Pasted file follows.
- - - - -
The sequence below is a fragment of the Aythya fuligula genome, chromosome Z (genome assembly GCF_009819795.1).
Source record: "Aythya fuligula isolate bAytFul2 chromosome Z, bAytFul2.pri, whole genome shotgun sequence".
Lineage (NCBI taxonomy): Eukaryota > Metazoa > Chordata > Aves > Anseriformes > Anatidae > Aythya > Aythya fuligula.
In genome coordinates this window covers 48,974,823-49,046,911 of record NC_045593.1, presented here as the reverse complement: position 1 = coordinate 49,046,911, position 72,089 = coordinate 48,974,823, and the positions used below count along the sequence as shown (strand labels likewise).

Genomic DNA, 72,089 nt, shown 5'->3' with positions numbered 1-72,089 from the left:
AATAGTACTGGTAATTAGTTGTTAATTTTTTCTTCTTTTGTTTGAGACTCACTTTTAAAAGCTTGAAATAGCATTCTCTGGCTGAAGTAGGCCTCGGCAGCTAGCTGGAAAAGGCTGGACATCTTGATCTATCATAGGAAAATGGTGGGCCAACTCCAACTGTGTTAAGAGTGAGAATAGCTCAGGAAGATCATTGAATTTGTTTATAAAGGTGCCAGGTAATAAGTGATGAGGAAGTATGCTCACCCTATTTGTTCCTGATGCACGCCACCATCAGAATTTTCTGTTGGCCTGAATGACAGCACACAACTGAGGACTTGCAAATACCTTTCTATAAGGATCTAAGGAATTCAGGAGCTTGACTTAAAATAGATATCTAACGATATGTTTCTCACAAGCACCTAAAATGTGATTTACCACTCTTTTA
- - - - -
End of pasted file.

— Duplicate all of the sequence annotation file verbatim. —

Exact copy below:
The sequence below is a fragment of the Aythya fuligula genome, chromosome Z (genome assembly GCF_009819795.1).
Source record: "Aythya fuligula isolate bAytFul2 chromosome Z, bAytFul2.pri, whole genome shotgun sequence".
Lineage (NCBI taxonomy): Eukaryota > Metazoa > Chordata > Aves > Anseriformes > Anatidae > Aythya > Aythya fuligula.
In genome coordinates this window covers 48,974,823-49,046,911 of record NC_045593.1, presented here as the reverse complement: position 1 = coordinate 49,046,911, position 72,089 = coordinate 48,974,823, and the positions used below count along the sequence as shown (strand labels likewise).

Genomic DNA, 72,089 nt, shown 5'->3' with positions numbered 1-72,089 from the left:
AATAGTACTGGTAATTAGTTGTTAATTTTTTCTTCTTTTGTTTGAGACTCACTTTTAAAAGCTTGAAATAGCATTCTCTGGCTGAAGTAGGCCTCGGCAGCTAGCTGGAAAAGGCTGGACATCTTGATCTATCATAGGAAAATGGTGGGCCAACTCCAACTGTGTTAAGAGTGAGAATAGCTCAGGAAGATCATTGAATTTGTTTATAAAGGTGCCAGGTAATAAGTGATGAGGAAGTATGCTCACCCTATTTGTTCCTGATGCACGCCACCATCAGAATTTTCTGTTGGCCTGAATGACAGCACACAACTGAGGACTTGCAAATACCTTTCTATAAGGATCTAAGGAATTCAGGAGCTTGACTTAAAATAGATATCTAACGATATGTTTCTCACAAGCACCTAAAATGTGATTTACCACTCTTTTA